All-electric eVTOL design challenges aircraft manufacturers with complexity and risk (Part 3-3)

By Anthony Nicoli

What’s next for eVTOL?

In this 3-part series, we have explored the expanding world of electric vertical take-off and landing (eVTOL). What is it, what does it offer, and what are some of the challenges faced by this growing market? Also, how will companies address these challenges. Specifically, how will they deal with the need for successful electric and electronic (E/E) systems development solutions?

In Part 1, we shared an introduction to eVTOL and how to reap the benefits of this new technology. Part 2 we saw some of the capabilities and benefits of adopting advanced E/E systems development tools. In this final post, we examine the complexity and risk that stands in the way of the great opportunities. Who will solve the challenges eVTOL brings?

Part 3 – Meeting eVTOL challenges head-on

The electric vertical takeoff and landing (eVTOL) segment has emerged amid a torrent of change in the aerospace and defense industries. Aircraft manufacturers are under immense pressure to meet and preferably beat program cost and scheduled targets. Commercial business and defense customers expect modern platforms to satisfy the demands of increasingly complex missions. They need innovative capabilities delivered quickly and cost-effectively.

But achieving these goals is no easy feat. Growing trends compound challenges. Some of those trends include intense competition, increased complexity, subcontractor manufacturing and stringent certification requirements. Hundreds of eVTOL startups, all vying for market share, are grappling with iterative test and correct cycles. Everyone attempts to design systems with electric propulsion and vast amounts of electrical and software content.

Despite their considerable efforts, they have yet to meet the requirements for travel range and battery density that will make eVTOL viable. Capturing the market will require the ability to accelerate production, as well. However, changes to the platform design can impact the speed and efficiency of manufacturing. Model-based systems development (MBSD) can help teams tackle these challenges and reduce risk. 

Forward-thinking eVTOL companies are following in the footsteps of other OEMs. They are adopting a model-based development approach, which can eliminate risks while accelerating innovation and market introduction.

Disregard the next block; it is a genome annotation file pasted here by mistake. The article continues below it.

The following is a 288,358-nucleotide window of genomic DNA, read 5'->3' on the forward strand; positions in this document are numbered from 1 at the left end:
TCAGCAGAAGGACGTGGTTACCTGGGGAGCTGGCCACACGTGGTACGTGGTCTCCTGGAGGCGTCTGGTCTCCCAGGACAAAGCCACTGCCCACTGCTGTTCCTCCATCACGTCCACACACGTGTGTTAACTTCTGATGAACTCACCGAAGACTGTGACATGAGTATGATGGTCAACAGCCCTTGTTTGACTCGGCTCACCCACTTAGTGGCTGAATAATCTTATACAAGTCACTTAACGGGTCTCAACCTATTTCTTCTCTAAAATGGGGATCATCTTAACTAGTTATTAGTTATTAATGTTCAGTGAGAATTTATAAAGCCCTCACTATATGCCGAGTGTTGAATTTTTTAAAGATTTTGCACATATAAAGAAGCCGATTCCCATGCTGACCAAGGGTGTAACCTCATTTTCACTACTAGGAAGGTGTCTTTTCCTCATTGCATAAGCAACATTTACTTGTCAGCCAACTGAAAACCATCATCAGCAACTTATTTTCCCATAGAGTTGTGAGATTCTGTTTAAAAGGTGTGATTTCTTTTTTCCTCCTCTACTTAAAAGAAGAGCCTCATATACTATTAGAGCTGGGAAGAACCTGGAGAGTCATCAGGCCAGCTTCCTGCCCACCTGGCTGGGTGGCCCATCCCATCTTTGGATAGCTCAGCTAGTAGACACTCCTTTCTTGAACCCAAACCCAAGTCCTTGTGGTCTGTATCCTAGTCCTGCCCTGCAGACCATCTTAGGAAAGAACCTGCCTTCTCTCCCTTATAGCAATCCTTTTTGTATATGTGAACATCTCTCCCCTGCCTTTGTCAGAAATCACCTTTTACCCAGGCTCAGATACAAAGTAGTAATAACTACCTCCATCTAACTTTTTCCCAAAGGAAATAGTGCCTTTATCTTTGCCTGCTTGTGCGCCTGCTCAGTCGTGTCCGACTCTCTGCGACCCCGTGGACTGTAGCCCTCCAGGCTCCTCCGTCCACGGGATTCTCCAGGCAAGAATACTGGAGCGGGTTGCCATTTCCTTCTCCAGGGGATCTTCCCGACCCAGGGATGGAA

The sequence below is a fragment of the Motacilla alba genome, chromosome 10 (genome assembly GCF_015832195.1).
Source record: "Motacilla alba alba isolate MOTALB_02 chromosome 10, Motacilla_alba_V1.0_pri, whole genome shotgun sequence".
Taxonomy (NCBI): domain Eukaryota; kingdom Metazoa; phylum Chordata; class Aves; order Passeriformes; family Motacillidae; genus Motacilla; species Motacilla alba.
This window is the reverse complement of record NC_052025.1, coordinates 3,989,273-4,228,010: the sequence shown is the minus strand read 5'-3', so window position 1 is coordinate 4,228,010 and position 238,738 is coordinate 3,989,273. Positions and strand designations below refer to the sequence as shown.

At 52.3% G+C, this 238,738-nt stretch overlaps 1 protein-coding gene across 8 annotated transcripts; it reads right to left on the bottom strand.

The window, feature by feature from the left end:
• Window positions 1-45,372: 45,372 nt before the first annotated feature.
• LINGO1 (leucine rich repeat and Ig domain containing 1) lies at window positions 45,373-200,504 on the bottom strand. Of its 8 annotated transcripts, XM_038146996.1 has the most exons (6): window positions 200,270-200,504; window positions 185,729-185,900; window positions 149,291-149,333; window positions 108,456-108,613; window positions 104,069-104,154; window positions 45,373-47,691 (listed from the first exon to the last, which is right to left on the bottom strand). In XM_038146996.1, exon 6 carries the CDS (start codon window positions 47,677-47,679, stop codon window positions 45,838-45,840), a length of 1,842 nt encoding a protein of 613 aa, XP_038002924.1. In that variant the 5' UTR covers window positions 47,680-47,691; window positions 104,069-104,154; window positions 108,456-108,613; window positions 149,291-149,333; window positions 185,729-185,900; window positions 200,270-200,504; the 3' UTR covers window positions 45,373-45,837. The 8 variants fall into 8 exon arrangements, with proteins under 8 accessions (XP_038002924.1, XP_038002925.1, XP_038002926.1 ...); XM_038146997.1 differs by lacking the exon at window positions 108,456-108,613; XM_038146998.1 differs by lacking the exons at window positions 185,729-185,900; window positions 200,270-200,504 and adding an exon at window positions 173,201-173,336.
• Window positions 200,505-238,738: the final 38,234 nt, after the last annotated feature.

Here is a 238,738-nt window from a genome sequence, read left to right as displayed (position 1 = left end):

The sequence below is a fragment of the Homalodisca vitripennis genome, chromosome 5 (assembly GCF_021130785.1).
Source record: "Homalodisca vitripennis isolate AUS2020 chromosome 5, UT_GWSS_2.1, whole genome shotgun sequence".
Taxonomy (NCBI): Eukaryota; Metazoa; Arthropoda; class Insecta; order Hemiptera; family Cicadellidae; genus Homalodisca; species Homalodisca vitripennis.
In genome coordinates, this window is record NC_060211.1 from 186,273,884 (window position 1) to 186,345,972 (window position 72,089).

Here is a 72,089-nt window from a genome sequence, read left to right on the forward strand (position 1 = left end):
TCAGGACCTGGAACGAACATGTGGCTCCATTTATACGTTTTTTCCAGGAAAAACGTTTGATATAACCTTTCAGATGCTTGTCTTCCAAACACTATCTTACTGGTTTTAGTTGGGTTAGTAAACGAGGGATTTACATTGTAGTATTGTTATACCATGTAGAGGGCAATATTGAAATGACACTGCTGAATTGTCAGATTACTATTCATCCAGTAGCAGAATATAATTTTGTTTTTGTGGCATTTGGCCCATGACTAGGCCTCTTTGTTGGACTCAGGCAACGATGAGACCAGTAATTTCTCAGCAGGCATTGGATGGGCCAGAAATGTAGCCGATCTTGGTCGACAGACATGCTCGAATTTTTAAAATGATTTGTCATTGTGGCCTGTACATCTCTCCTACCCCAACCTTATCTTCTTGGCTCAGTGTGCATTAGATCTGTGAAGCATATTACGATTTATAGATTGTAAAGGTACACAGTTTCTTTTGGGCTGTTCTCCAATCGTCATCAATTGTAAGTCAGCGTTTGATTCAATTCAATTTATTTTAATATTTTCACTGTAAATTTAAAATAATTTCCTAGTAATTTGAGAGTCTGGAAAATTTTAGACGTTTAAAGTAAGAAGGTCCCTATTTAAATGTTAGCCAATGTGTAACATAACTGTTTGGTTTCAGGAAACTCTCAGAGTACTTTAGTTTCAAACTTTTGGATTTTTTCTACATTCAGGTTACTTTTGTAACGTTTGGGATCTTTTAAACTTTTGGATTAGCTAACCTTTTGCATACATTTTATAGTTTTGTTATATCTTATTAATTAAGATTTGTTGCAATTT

What is model-based E/E systems design?

Model-based design leverages functional models, engineering data, well-defined operational rules and automation. This in turn supports design, analysis, verification and testing during E/E software development. It enables engineers to continuously build upon data from upstream processes, supporting traceability, and simplifying change management and implementation. 

It is characterized by:

  • design tools with strong multidisciplinary integration, to support effective collaboration throughout development, accelerate the design process and reduce errors
  • a digital twin that helps engineers identify and prevent errors, analyze performance, and reduce risk early in the design cycle
  • a digital thread that connects design and certification teams, enables traceability, and helps to eliminate confusion
  • data continuity throughout the design process to ensure internal and external production teams have access to manufacturing data

As part of the Siemens Xcelerator portfolio, Capital supports the model-based approach E/E system development. This includes electrical system modeling, electrical system architecture design and optimization, and software and network development. All of these capabilities are fully integrated across the product lifecycle.

Capital transforms system models into end-to-end optimized, electrical, electronic network and software outcomes. Upstream, the models link to platform-level requirements and multi-domain system models. This ensuring that the E/E architect remains aligned to the overall system requirements and constraints. Downstream, they provide executable E/E system descriptions for overall system verification and validation.

By applying the electrical model-based enterprise capabilities of Capital, eVTOL market players can reduce technical and certification risks with traceability and data coherence, and achieve performance goals and other milestones faster, while lowering production costs.

The eVTOL Race is On

The eVTOL market is growing fast at a CAGR of 15.3% and could reach $30.8 billion by 2030, as consumer interest in reducing emissions and traffic on city streets and convenient, cost-effective inner-city travel grows. The race to market is definitely on, and eVTOL manufacturers who prevail will be the ones that figure out how to meet consumer requirements for performance, safety and travel range while, at the same time, lowering manufacturing costs and accelerating development cycles. Adopting a model-based approach is an essential first step.

Interested in learning more?

image of the siemens evtol webinar showing a flying taxi

To learn more about how Siemens Capital facilitates model-based E/E systems development, watch the webinar on-demand. You can also learn more about Siemens Capital here.

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This article first appeared on the Siemens Digital Industries Software blog at